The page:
Energy Investing For Dummies
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To make wise energy investments, you need to become familiar with the broader implications of oil import and export data. It’s not hard to see how production and consumption come together to form a global oil market. All you have to do is look at imports and exports. This data reveals how well a country is sating its own demand or, conversely, how much oil it has available for sale.

Less-industrialized countries are typically exporters, while industrialized nations are importers. Taking the pulse of global oil flows and monitoring how they change helps you make smart decisions when trading oil prices and investing in oil companies.

This table reveals the world’s top oil exporters, according to the most recent data from the EIA.

Top World Oil Exporters
Country Exports (Millions of Barrels per Day)
Saudi Arabia 8.2
Russia 7.5
United Arab Emirates 2.6
Kuwait 2.3
Nigeria 2.2
Iran 2.2
Iraq 1.8
Norway 1.8
Angola 1.8
Venezuela 1.5

And you can see the largest importers in this next table.

Top World Oil Importers
Country Imports (Millions of Barrels per Day)
United States 8.8
China 4.6
Japan 4.3
India 2.5
Germany 2.2
South Korea 2.2
France 1.7
Spain 1.4
Italy 1.3
Netherlands 1.0

One glance at these tables and many macro energy and economic trends become readily apparent:

  • The continued reliance of the United States on imports

  • The energy supply vulnerability of Europe and why it’s constantly dependent on Russia

  • The OPEC nations’ continued dominance of the export picture

  • The world’s largest economies by gross domestic product (United States, China, Japan, Germany, and France) are also the most reliant on oil imports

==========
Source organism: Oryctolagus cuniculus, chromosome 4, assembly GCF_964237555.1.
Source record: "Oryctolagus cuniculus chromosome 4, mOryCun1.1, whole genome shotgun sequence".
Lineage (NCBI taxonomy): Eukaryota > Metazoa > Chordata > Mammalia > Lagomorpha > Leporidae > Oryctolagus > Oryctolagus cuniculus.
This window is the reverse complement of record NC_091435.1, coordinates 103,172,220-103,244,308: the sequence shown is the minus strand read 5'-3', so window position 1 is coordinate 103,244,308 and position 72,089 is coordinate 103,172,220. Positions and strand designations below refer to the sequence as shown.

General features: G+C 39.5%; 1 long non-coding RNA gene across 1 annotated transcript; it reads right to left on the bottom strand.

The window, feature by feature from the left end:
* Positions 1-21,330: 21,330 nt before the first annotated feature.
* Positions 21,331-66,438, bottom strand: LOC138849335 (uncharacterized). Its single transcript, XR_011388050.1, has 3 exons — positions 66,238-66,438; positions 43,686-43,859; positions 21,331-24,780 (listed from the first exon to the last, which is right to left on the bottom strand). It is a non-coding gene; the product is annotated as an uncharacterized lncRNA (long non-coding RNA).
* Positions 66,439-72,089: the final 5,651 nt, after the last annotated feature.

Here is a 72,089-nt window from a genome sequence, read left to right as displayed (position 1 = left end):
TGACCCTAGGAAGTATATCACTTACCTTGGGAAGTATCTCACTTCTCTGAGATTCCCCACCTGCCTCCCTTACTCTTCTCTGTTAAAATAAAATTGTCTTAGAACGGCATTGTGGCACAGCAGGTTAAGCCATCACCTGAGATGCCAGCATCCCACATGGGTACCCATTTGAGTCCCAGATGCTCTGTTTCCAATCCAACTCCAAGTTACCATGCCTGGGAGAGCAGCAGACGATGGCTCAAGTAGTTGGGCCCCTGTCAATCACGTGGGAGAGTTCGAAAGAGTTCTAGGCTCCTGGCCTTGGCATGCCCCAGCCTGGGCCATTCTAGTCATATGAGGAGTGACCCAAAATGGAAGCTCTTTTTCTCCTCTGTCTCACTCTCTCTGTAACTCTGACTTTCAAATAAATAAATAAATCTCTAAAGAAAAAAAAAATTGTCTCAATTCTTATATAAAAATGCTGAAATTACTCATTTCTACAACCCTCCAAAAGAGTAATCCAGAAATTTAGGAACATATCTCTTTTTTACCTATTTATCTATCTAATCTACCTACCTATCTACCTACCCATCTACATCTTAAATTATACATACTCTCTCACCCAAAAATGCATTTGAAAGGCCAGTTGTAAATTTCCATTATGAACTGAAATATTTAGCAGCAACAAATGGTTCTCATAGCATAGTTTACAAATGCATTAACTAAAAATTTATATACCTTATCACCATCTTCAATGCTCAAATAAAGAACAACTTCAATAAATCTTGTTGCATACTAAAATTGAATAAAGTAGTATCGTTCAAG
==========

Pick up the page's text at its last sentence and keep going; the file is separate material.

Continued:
Getting familiar with the broader implications of oil import and export data is the foundational knowledge you need to make energy investments. In a practical way, this data also has major impacts on every sector of the global economy.

If crude prices go up, industrialized nations suddenly face much higher costs, while exporting countries generate higher revenues. Driving, transporting goods, and manufacturing items for which oil is a feedstock costs more. And you can see a direct correlation to this in the stock market. The stocks of companies that have oil as a variable cost invariably fluctuate inversely with the price of crude.

About This Article

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About the book authors:

Nick Hodge is the founder of the Outsider Club, a community of retail investors looking to take personal control of their finances, and managing editor of Early Advantage, an investment advisory service that focuses on energy and resources. Jeff Siegel is an analyst and writer specializing in energy investing, with a focus on alternative and renewable energy. Christian DeHaemer is managing editor of the investment newsletter Crisis & Opportunity, and publishes a weekly column in Energy & Capital. Keith Kohl is the analyst and chief investment strategist for the investment advisories Energy Investor and Oil & Gas Trader.

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